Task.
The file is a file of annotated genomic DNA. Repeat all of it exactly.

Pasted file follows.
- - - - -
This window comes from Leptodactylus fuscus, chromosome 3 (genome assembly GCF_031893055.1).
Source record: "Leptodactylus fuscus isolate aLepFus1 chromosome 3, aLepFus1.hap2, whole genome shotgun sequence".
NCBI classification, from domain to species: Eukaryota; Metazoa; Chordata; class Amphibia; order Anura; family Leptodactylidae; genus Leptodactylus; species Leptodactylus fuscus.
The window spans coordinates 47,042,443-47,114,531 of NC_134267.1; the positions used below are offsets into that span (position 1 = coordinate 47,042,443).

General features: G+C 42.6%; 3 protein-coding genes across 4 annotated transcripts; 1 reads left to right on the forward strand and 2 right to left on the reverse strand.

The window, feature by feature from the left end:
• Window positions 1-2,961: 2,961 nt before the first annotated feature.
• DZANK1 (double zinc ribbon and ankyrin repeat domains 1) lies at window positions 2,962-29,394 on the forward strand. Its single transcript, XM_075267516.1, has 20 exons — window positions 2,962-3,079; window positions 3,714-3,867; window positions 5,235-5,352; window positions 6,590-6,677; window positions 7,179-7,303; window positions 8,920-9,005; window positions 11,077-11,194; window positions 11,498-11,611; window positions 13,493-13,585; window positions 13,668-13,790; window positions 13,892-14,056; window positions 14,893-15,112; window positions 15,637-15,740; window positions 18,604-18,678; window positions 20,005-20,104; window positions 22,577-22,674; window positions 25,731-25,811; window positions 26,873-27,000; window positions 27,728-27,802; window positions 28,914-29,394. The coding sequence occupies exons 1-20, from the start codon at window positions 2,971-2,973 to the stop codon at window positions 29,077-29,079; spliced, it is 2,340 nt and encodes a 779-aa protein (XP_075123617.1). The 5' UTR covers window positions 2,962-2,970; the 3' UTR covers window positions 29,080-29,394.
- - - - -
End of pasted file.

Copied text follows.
This window comes from Leptodactylus fuscus, chromosome 3 (genome assembly GCF_031893055.1).
Source record: "Leptodactylus fuscus isolate aLepFus1 chromosome 3, aLepFus1.hap2, whole genome shotgun sequence".
NCBI classification, from domain to species: Eukaryota; Metazoa; Chordata; class Amphibia; order Anura; family Leptodactylidae; genus Leptodactylus; species Leptodactylus fuscus.
The window spans coordinates 47,042,443-47,114,531 of NC_134267.1; the positions used below are offsets into that span (position 1 = coordinate 47,042,443).

General features: G+C 42.6%; 3 protein-coding genes across 4 annotated transcripts; 1 reads left to right on the forward strand and 2 right to left on the reverse strand.

The window, feature by feature from the left end:
• Window positions 1-2,961: 2,961 nt before the first annotated feature.
• DZANK1 (double zinc ribbon and ankyrin repeat domains 1) lies at window positions 2,962-29,394 on the forward strand. Its single transcript, XM_075267516.1, has 20 exons — window positions 2,962-3,079; window positions 3,714-3,867; window positions 5,235-5,352; window positions 6,590-6,677; window positions 7,179-7,303; window positions 8,920-9,005; window positions 11,077-11,194; window positions 11,498-11,611; window positions 13,493-13,585; window positions 13,668-13,790; window positions 13,892-14,056; window positions 14,893-15,112; window positions 15,637-15,740; window positions 18,604-18,678; window positions 20,005-20,104; window positions 22,577-22,674; window positions 25,731-25,811; window positions 26,873-27,000; window positions 27,728-27,802; window positions 28,914-29,394. The coding sequence occupies exons 1-20, from the start codon at window positions 2,971-2,973 to the stop codon at window positions 29,077-29,079; spliced, it is 2,340 nt and encodes a 779-aa protein (XP_075123617.1). The 5' UTR covers window positions 2,962-2,970; the 3' UTR covers window positions 29,080-29,394.